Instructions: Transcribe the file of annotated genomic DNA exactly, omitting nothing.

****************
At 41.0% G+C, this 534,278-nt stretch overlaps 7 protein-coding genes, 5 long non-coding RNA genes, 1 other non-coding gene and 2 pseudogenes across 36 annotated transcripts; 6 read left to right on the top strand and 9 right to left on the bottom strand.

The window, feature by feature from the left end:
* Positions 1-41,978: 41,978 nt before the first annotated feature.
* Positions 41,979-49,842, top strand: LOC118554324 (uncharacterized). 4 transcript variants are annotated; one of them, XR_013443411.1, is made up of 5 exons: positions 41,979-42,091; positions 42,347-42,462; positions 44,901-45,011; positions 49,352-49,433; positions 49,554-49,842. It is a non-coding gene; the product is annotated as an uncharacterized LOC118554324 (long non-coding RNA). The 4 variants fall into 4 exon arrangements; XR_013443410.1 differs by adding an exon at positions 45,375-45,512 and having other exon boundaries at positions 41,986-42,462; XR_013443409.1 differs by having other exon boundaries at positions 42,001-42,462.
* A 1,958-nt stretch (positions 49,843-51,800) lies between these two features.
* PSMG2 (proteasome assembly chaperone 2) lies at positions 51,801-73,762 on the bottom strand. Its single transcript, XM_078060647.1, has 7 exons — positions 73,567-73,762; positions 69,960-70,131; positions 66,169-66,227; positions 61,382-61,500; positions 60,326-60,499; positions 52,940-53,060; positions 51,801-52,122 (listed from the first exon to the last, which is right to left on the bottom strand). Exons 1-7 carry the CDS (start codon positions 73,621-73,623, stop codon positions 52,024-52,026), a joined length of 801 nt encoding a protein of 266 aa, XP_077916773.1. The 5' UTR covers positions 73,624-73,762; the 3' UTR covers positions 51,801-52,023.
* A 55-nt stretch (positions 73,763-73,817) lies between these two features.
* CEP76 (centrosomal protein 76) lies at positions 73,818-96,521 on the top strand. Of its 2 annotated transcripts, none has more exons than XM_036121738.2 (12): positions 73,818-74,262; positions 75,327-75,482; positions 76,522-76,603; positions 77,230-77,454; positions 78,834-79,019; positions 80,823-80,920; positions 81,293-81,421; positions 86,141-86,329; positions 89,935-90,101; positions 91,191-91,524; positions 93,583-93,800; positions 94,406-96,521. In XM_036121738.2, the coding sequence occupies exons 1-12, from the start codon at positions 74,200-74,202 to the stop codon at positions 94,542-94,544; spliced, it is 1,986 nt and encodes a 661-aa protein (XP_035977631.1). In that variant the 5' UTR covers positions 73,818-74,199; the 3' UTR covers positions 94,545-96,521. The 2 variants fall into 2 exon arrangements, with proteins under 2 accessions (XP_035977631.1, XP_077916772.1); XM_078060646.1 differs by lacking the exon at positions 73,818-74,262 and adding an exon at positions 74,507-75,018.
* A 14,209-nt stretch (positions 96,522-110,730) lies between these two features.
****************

At 41.0% G+C, this 534,278-nt stretch overlaps 7 protein-coding genes, 5 long non-coding RNA genes, 1 other non-coding gene and 2 pseudogenes across 36 annotated transcripts; 6 read left to right on the top strand and 9 right to left on the bottom strand.

The window, feature by feature from the left end:
* Positions 1-41,978: 41,978 nt before the first annotated feature.
* Positions 41,979-49,842, top strand: LOC118554324 (uncharacterized). 4 transcript variants are annotated; one of them, XR_013443411.1, is made up of 5 exons: positions 41,979-42,091; positions 42,347-42,462; positions 44,901-45,011; positions 49,352-49,433; positions 49,554-49,842. It is a non-coding gene; the product is annotated as an uncharacterized LOC118554324 (long non-coding RNA). The 4 variants fall into 4 exon arrangements; XR_013443410.1 differs by adding an exon at positions 45,375-45,512 and having other exon boundaries at positions 41,986-42,462; XR_013443409.1 differs by having other exon boundaries at positions 42,001-42,462.
* A 1,958-nt stretch (positions 49,843-51,800) lies between these two features.
* PSMG2 (proteasome assembly chaperone 2) lies at positions 51,801-73,762 on the bottom strand. Its single transcript, XM_078060647.1, has 7 exons — positions 73,567-73,762; positions 69,960-70,131; positions 66,169-66,227; positions 61,382-61,500; positions 60,326-60,499; positions 52,940-53,060; positions 51,801-52,122 (listed from the first exon to the last, which is right to left on the bottom strand). Exons 1-7 carry the CDS (start codon positions 73,621-73,623, stop codon positions 52,024-52,026), a joined length of 801 nt encoding a protein of 266 aa, XP_077916773.1. The 5' UTR covers positions 73,624-73,762; the 3' UTR covers positions 51,801-52,023.
* A 55-nt stretch (positions 73,763-73,817) lies between these two features.
* CEP76 (centrosomal protein 76) lies at positions 73,818-96,521 on the top strand. Of its 2 annotated transcripts, none has more exons than XM_036121738.2 (12): positions 73,818-74,262; positions 75,327-75,482; positions 76,522-76,603; positions 77,230-77,454; positions 78,834-79,019; positions 80,823-80,920; positions 81,293-81,421; positions 86,141-86,329; positions 89,935-90,101; positions 91,191-91,524; positions 93,583-93,800; positions 94,406-96,521. In XM_036121738.2, the coding sequence occupies exons 1-12, from the start codon at positions 74,200-74,202 to the stop codon at positions 94,542-94,544; spliced, it is 1,986 nt and encodes a 661-aa protein (XP_035977631.1). In that variant the 5' UTR covers positions 73,818-74,199; the 3' UTR covers positions 94,545-96,521. The 2 variants fall into 2 exon arrangements, with proteins under 2 accessions (XP_035977631.1, XP_077916772.1); XM_078060646.1 differs by lacking the exon at positions 73,818-74,262 and adding an exon at positions 74,507-75,018.
* A 14,209-nt stretch (positions 96,522-110,730) lies between these two features.